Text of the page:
About Invasive Species in Virginia
What are invasive species?
Invasive species are non-native (a.k.a. alien, exotic, or nonindigenous) plants, animals, and diseases that cause or are likely to cause ecological and economic harm. For more info, check out the species profile page.
How did they get here?
Ever-increasing globalization and international trade activity have opened the floodgates for both intentional and accidental introductions of invasive species to Virginia from all over the world. Intentional introductions include ornamental plants for gardens, erosion control, food for both livestock and people, and pets. Accidental introductions can be "stowaways" in ship ballast water, hidden in shipping crates, mixed in with plant materials from other parts of the world, and "hitchhikers" on travelers' clothes, luggage, and vehicles.
Why should you be concerned?
Invasive species spread aggressively and displace or destroy both native and commercially cultivated plants and animals. After development and habitat conversion, invasive species are considered to be the greatest threat to natural systems, agriculture and aquaculture. Annually, invasive species cost Virginia more than $1 billion, while nationally the toll exceeds $120 billion. Invasive species damage and degrade crops, pasture and forestlands, clog waterways, spread human and livestock diseases, and destroy street trees. As international trade and travel continue to increase, we face growing ecological and economic threats from invasive species to our farmlands, forests, rivers and streams, and quality of life.
What is Virginia doing?
Across the state, numerous efforts are underway to address the threats posed by invasive species. In 2003, the Virginia Invasive Species Working Group was formed with the purpose of coordinating state agency action to minimize economic, environmental, and human harm from invasive species by acting on the seven goals of coordination, prevention, early detection, rapid response, control, research, and education.
Specific actions taken by state agencies to date in Virginia include:
- The General Assembly established the the Virginia Invasive Species Working Group to coordinate efforts related to invasive species prevention, early detection, rapid response, control, and education.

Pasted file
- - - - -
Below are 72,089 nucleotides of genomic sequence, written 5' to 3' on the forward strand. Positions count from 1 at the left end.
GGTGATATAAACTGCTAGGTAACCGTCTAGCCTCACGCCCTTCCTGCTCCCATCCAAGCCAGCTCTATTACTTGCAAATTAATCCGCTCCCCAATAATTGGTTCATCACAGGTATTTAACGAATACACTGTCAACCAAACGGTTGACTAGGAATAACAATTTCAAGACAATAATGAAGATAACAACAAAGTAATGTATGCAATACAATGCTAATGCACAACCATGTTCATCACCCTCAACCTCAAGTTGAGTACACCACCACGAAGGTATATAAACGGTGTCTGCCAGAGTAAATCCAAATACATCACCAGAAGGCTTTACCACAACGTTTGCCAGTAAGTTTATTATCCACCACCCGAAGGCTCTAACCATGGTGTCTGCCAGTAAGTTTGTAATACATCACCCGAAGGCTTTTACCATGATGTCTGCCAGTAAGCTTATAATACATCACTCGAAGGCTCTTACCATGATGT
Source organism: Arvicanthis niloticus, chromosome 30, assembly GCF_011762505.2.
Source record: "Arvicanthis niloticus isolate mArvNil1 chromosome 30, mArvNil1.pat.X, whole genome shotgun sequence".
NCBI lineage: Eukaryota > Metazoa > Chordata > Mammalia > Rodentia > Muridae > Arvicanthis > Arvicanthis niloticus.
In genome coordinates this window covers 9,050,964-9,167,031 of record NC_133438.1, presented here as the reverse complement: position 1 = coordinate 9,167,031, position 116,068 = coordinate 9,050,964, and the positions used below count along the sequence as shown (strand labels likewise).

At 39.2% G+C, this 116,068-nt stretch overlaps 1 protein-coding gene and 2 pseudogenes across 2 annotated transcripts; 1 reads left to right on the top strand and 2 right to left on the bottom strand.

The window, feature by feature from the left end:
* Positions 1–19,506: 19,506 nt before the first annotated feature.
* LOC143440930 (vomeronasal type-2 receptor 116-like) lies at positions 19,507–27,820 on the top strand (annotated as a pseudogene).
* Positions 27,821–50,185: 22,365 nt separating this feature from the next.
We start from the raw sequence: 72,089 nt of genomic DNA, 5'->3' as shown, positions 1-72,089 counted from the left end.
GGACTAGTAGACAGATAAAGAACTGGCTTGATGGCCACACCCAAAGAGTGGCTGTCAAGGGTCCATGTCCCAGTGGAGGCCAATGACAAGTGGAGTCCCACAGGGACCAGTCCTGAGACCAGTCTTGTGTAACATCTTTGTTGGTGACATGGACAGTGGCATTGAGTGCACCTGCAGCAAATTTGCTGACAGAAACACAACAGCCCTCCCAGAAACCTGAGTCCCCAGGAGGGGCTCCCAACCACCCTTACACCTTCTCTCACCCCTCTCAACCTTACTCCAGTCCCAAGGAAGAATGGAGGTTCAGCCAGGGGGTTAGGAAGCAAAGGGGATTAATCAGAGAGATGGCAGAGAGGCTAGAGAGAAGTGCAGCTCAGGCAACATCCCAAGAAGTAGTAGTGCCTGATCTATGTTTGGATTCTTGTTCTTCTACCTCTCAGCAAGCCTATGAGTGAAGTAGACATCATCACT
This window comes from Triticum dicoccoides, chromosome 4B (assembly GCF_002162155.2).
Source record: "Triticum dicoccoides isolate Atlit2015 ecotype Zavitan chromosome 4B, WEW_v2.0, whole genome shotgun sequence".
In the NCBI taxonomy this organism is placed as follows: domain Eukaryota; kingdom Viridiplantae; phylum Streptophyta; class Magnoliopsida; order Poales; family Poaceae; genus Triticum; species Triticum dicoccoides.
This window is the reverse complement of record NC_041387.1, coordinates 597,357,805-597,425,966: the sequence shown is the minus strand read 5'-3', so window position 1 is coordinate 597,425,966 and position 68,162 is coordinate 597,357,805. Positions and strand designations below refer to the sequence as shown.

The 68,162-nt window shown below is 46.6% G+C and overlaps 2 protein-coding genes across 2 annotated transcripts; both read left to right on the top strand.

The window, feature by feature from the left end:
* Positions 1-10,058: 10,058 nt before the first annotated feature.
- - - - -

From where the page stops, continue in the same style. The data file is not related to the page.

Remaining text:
- the Department of Agriculture and Consumer Services, the Department of Forestry, and Cooperative Extension programs are working to slow the spread of the emerald ash borer through ongoing quarantines, surveys, and outreach throughout the state;
- the Department of Game and Inland Fisheries successfully eradicated the state’s first and only known population of zebra mussels at Millbrook Quarry in Prince William County;
- the Virginia Institute of Marine Science is working with Chesapeake Bay watermen to remove the rapa whelk from Bay waters;
- the Department of Conservation and Recreation continues to reduce stands of Phragmites from state parks and natural area preserves;
- the Department of Agriculture and Consumer Services, Department of Forestry, and the USDA-Forest Service cooperate to conduct surveys and treatments designed to suppress or slow the spread of the gypsy moth.
What more can be done?
The most effective strategy against invasive species is to prevent them from being introduced. This requires better monitoring and regulating of the pathways by which invasive species arrive, such as major shipping ports and imports of live plants and animals. Because prevention is not always successful, we must also enhance early detection and rapid response programs designed to eradicate species before they become established. This involves monitoring for the introduction of invasive species and having a coordinated and effective response plan that controls and eradicates the outbreak. Both preventive and rapid response actions require education, a strong commitment of financial resources, and a well-coordinated approach among state, federal and private partners.
Specifically, the Commonwealth of Virginia can do the following to help prevent and slow the spread of new and existing invasive species:
- Support state and federal funding for invasive species monitoring and control efforts.
- Support legislation aimed at preventing the introduction of new invasive species.
- Learn how to recognize invasive species and avoid transporting or purchasing them.
- Learn how you might be unintentionally moving invasive species and take steps to prevent doing so. Two easy actions are to always buy and burn local fire wood locally and always clean boating equipment before transporting your boat to another waterway.
- When landscaping, avoid purchasing invasive plants and consider using native plants.
- Become part of an invasive species early detection network and report sightings of suspected new species invasions.
- Report suspected new invasive species infestations at 1-800-INVADED (486-2333).
Chesapeake Bay Program invasive species
A team of federal, state, and local stakeholders identified six species of interest – mute swan, nutria, purple loosestrife, Phragmites, water chestnut, and zebra mussel – as priorities for management efforts in the Chesapeake Bay.
- Visit Chesapeakebay.net to read more.